Unbelievable Reef Fishing
  |  First Published: February 2011

We've certainly had our fair share of wet weather, but we are a lot more fortunate than those in the north and those in central Queensland who have been flooded out of their homes.

Best of all, we are still managing to get out and catch some decent fish.


To my surprise we are experiencing some of the best reef fishing we have had all year with some unbelievable catches of pearl perch, parrot, Moses perch and snapper. We haven't had to travel very far at all; a lot of these good reef fish have been biting really well in close.

On the pelagic scene, spotted and Spanish mackerel are shaping up for another corker season like last year. The spotted mackerel, even on their fussy days, have been easily coaxed onto metal lures. My pick of the lures has been the 65g Raider and the 40g Halco Twistie.

Spanish mackerel have also been an easy target, but live baits are working the best. Both species are in the close waters.

I thought that with all of the rain we have had it might have slowed the mackerel up but the dirtier water still hasn't spooked them off.


There has been lots of fresh water pouring in off the land, which has made the water a little unclear, but it hasn't slowed the fishing up.

Whiting have been the main target as they are biting really well on live beach worms and yabbies. There have also been a few chopper tailor around but there is not a lot of size to them. The better quality fish have been caught late in the evening on the rising tide.


With all of this steamy weather mangrove jacks have been on fire around the Carlo Creek area. They have been a relatively easy target and we have found success just by floating down un-weighted strips of mullet. There have also been some quality bream falling for the same trick.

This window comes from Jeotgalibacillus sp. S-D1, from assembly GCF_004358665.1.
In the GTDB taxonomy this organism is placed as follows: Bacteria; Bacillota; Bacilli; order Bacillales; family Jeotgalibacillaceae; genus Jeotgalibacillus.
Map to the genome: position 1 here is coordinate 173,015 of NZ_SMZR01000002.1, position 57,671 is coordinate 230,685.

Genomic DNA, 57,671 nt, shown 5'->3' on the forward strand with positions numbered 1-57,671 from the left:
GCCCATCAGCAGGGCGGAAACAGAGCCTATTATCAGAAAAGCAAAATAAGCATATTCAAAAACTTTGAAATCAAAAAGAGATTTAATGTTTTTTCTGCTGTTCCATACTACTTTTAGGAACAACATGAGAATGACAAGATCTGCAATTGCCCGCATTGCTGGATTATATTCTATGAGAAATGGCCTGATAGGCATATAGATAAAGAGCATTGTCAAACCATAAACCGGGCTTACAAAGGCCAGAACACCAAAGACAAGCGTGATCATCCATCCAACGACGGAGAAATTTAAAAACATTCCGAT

Further upstream there have been good catches of golden trevally around Inskip Point. It’s a bit like playing a game of patience, but they are there to be had with live bait.

Mud crabs have been a little bit slow, which is probably due to having too much fresh water pouring into the Straits. Once the water starts to clear up, I'm sure there will be plenty ready for the dinner table.

Weatherwise, February can be a bit of an unsettled month, but it’s also one of the most full-on action months of the year with the pelagics. Their size seems to increase during February/ March.

Most readers realise that there is a six week closure coming in on snapper, trag and pearl perch during February and March. It is not traditionally one of my favourite months for targeting these guys, so they can have it. (For full details see Page 104-106 –Ed)

Up here we are spoilt with lots of other bottom dwelling fish that we can target like red emperor, Moses perch, sweetlip, parrot and the list goes on.

To enjoy a day on the water with Keely Rose Fishing Charters phone 0754 863 150 or 0407 146 151 or visit www.keelyrosefishingcharters.com.au.

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